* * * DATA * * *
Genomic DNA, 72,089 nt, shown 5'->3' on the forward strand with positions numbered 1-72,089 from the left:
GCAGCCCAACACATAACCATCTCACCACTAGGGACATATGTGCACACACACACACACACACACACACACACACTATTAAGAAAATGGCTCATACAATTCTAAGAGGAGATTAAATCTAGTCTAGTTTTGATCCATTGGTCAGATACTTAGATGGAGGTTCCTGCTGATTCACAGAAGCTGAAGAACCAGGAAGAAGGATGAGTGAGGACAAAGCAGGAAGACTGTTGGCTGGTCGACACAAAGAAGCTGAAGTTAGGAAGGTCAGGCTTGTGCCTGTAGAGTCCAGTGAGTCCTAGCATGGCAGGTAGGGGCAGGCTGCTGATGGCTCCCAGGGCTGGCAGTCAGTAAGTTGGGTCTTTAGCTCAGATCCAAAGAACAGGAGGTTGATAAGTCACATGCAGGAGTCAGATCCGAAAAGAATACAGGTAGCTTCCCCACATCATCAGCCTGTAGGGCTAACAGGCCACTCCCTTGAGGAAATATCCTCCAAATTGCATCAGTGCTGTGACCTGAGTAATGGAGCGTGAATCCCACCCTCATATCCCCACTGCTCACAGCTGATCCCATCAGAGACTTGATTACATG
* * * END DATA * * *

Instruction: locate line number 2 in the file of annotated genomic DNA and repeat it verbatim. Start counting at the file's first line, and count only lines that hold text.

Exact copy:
GCAGCCCAACACATAACCATCTCACCACTAGGGACATATGTGCACACACACACACACACACACACACACACACTATTAAGAAAATGGCTCATACAATTCTAAGAGGAGATTAAATCTAGTCTAGTTTTGATCCATTGGTCAGATACTTAGATGGAGGTTCCTGCTGATTCACAGAAGCTGAAGAACCAGGAAGAAGGATGAGTGAGGACAAAGCAGGAAGACTGTTGGCTGGTCGACACAAAGAAGCTGAAGTTAGGAAGGTCAGGCTTGTGCCTGTAGAGTCCAGTGAGTCCTAGCATGGCAGGTAGGGGCAGGCTGCTGATGGCTCCCAGGGCTGGCAGTCAGTAAGTTGGGTCTTTAGCTCAGATCCAAAGAACAGGAGGTTGATAAGTCACATGCAGGAGTCAGATCCGAAAAGAATACAGGTAGCTTCCCCACATCATCAGCCTGTAGGGCTAACAGGCCACTCCCTTGAGGAAATATCCTCCAAATTGCATCAGTGCTGTGACCTGAGTAATGGAGCGTGAATCCCACCCTCATATCCCCACTGCTCACAGCTGATCCCATCAGAGACTTGATTACATG